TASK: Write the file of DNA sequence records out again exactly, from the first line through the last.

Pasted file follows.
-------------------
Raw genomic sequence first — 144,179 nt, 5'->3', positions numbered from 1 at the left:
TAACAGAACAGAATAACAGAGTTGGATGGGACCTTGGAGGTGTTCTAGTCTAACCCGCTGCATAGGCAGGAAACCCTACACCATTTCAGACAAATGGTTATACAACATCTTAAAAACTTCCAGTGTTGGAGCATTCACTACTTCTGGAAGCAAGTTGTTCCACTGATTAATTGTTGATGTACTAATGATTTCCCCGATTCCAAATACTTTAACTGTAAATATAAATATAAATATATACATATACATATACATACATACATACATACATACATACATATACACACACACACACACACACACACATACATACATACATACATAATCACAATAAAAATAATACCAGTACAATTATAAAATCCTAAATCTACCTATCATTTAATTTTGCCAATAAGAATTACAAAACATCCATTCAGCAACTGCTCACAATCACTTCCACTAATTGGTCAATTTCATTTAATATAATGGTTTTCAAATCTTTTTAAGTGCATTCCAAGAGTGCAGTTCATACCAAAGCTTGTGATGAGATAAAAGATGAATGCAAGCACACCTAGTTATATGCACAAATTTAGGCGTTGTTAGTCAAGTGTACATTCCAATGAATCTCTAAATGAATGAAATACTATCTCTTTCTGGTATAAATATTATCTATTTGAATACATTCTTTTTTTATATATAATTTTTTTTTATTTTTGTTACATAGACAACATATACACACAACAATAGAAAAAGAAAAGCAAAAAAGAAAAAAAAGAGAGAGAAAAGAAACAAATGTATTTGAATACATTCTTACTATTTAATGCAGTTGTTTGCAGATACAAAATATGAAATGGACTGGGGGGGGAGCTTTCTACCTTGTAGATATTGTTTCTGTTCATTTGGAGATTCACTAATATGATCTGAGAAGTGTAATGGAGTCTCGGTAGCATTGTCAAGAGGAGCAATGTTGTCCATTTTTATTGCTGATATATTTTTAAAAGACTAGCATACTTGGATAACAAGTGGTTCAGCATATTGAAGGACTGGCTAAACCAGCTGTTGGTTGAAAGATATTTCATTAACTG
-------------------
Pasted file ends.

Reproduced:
Raw genomic sequence first — 144,179 nt, 5'->3', positions numbered from 1 at the left:
TAACAGAACAGAATAACAGAGTTGGATGGGACCTTGGAGGTGTTCTAGTCTAACCCGCTGCATAGGCAGGAAACCCTACACCATTTCAGACAAATGGTTATACAACATCTTAAAAACTTCCAGTGTTGGAGCATTCACTACTTCTGGAAGCAAGTTGTTCCACTGATTAATTGTTGATGTACTAATGATTTCCCCGATTCCAAATACTTTAACTGTAAATATAAATATAAATATATACATATACATATACATACATACATACATACATACATACATATACACACACACACACACACACACACATACATACATACATACATAATCACAATAAAAATAATACCAGTACAATTATAAAATCCTAAATCTACCTATCATTTAATTTTGCCAATAAGAATTACAAAACATCCATTCAGCAACTGCTCACAATCACTTCCACTAATTGGTCAATTTCATTTAATATAATGGTTTTCAAATCTTTTTAAGTGCATTCCAAGAGTGCAGTTCATACCAAAGCTTGTGATGAGATAAAAGATGAATGCAAGCACACCTAGTTATATGCACAAATTTAGGCGTTGTTAGTCAAGTGTACATTCCAATGAATCTCTAAATGAATGAAATACTATCTCTTTCTGGTATAAATATTATCTATTTGAATACATTCTTTTTTTATATATAATTTTTTTTTATTTTTGTTACATAGACAACATATACACACAACAATAGAAAAAGAAAAGCAAAAAAGAAAAAAAAGAGAGAGAAAAGAAACAAATGTATTTGAATACATTCTTACTATTTAATGCAGTTGTTTGCAGATACAAAATATGAAATGGACTGGGGGGGGAGCTTTCTACCTTGTAGATATTGTTTCTGTTCATTTGGAGATTCACTAATATGATCTGAGAAGTGTAATGGAGTCTCGGTAGCATTGTCAAGAGGAGCAATGTTGTCCATTTTTATTGCTGATATATTTTTAAAAGACTAGCATACTTGGATAACAAGTGGTTCAGCATATTGAAGGACTGGCTAAACCAGCTGTTGGTTGAAAGATATTTCATTAACTG